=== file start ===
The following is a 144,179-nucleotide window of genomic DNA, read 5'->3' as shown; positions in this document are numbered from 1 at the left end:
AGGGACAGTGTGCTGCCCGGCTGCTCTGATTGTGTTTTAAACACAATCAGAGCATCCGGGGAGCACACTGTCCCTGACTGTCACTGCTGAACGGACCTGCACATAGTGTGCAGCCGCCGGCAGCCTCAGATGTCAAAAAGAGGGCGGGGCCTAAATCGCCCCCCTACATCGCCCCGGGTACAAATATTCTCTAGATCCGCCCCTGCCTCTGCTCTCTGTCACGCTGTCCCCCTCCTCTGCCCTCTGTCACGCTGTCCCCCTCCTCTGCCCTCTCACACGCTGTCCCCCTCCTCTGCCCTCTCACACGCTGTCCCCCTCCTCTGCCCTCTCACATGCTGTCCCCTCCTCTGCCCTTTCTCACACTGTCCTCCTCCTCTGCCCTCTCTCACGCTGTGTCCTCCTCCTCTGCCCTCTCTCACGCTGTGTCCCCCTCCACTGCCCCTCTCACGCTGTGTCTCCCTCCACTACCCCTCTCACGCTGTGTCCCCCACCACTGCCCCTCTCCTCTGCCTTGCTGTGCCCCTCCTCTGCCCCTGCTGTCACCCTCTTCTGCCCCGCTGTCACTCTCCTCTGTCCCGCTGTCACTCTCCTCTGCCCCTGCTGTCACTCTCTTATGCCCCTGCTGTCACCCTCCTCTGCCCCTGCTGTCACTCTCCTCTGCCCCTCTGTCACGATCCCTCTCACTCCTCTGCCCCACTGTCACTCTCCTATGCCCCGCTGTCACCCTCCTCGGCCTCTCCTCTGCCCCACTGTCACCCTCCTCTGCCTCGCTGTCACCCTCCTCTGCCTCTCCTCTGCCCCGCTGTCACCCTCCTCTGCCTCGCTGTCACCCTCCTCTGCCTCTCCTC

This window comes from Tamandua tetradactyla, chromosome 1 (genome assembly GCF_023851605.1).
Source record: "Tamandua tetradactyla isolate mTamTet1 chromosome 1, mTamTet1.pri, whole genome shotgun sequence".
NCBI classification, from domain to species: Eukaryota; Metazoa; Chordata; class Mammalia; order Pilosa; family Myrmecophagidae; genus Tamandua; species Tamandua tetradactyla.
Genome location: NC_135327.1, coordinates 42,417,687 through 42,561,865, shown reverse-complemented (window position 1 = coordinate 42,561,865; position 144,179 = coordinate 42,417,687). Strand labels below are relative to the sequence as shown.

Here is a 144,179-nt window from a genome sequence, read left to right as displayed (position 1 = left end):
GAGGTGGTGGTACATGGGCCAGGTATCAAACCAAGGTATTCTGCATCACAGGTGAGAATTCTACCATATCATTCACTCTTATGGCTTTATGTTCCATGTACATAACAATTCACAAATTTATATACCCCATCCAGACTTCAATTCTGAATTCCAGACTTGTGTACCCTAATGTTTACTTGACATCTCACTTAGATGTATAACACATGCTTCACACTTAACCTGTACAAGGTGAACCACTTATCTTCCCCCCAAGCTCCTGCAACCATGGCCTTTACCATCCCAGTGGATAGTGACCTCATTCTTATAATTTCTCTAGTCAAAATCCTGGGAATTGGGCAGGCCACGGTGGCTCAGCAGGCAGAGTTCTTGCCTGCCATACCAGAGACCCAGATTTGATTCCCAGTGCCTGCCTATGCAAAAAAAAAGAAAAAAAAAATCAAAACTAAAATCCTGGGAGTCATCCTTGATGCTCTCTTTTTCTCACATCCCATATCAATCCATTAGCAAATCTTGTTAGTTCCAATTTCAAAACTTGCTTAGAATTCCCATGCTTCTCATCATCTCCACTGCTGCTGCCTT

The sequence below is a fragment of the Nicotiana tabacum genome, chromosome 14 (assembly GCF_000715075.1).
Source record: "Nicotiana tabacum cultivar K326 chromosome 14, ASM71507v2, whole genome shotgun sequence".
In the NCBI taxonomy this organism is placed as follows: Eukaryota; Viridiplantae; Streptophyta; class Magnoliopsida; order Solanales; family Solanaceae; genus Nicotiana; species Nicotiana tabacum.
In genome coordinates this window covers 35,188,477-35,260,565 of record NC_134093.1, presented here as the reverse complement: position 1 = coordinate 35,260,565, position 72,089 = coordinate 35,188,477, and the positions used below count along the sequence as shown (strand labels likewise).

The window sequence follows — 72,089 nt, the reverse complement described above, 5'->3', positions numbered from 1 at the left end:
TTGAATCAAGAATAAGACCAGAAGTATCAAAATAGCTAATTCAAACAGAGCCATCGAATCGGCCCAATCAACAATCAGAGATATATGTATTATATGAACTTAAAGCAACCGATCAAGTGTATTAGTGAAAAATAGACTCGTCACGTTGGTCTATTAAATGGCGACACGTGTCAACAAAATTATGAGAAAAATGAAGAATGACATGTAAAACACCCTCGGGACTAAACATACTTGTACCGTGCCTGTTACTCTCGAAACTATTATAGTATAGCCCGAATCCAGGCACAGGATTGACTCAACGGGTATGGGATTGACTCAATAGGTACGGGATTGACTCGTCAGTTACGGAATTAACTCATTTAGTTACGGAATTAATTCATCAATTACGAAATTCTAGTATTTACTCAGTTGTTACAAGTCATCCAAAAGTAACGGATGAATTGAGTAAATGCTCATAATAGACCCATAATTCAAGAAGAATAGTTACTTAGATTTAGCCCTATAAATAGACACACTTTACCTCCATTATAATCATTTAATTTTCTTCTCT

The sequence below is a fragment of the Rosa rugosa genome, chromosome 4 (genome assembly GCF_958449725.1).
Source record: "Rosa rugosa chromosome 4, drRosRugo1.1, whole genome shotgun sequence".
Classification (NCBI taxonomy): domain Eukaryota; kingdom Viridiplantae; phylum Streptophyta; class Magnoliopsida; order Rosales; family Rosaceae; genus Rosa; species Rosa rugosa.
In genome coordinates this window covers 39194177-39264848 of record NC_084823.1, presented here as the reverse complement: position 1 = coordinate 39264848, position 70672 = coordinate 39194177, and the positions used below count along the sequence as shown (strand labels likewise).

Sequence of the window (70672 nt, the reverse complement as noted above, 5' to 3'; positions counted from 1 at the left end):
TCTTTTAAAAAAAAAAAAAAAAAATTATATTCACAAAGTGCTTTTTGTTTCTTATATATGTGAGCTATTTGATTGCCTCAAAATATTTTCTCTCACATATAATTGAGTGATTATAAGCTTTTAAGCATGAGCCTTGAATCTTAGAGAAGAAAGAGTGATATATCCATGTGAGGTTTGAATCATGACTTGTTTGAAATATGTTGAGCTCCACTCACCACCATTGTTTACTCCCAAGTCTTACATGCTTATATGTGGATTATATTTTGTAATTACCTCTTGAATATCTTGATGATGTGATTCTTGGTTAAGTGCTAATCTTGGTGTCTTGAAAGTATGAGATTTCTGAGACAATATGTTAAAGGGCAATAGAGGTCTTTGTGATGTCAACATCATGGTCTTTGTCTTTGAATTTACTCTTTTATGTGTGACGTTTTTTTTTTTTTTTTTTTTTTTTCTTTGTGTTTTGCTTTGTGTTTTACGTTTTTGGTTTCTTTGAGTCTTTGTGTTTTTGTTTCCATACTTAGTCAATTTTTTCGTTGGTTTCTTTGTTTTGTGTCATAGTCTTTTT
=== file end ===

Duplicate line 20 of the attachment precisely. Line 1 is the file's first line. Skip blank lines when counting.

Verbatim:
TCTTTTAAAAAAAAAAAAAAAAAATTATATTCACAAAGTGCTTTTTGTTTCTTATATATGTGAGCTATTTGATTGCCTCAAAATATTTTCTCTCACATATAATTGAGTGATTATAAGCTTTTAAGCATGAGCCTTGAATCTTAGAGAAGAAAGAGTGATATATCCATGTGAGGTTTGAATCATGACTTGTTTGAAATATGTTGAGCTCCACTCACCACCATTGTTTACTCCCAAGTCTTACATGCTTATATGTGGATTATATTTTGTAATTACCTCTTGAATATCTTGATGATGTGATTCTTGGTTAAGTGCTAATCTTGGTGTCTTGAAAGTATGAGATTTCTGAGACAATATGTTAAAGGGCAATAGAGGTCTTTGTGATGTCAACATCATGGTCTTTGTCTTTGAATTTACTCTTTTATGTGTGACGTTTTTTTTTTTTTTTTTTTTTTTTCTTTGTGTTTTGCTTTGTGTTTTACGTTTTTGGTTTCTTTGAGTCTTTGTGTTTTTGTTTCCATACTTAGTCAATTTTTTCGTTGGTTTCTTTGTTTTGTGTCATAGTCTTTTT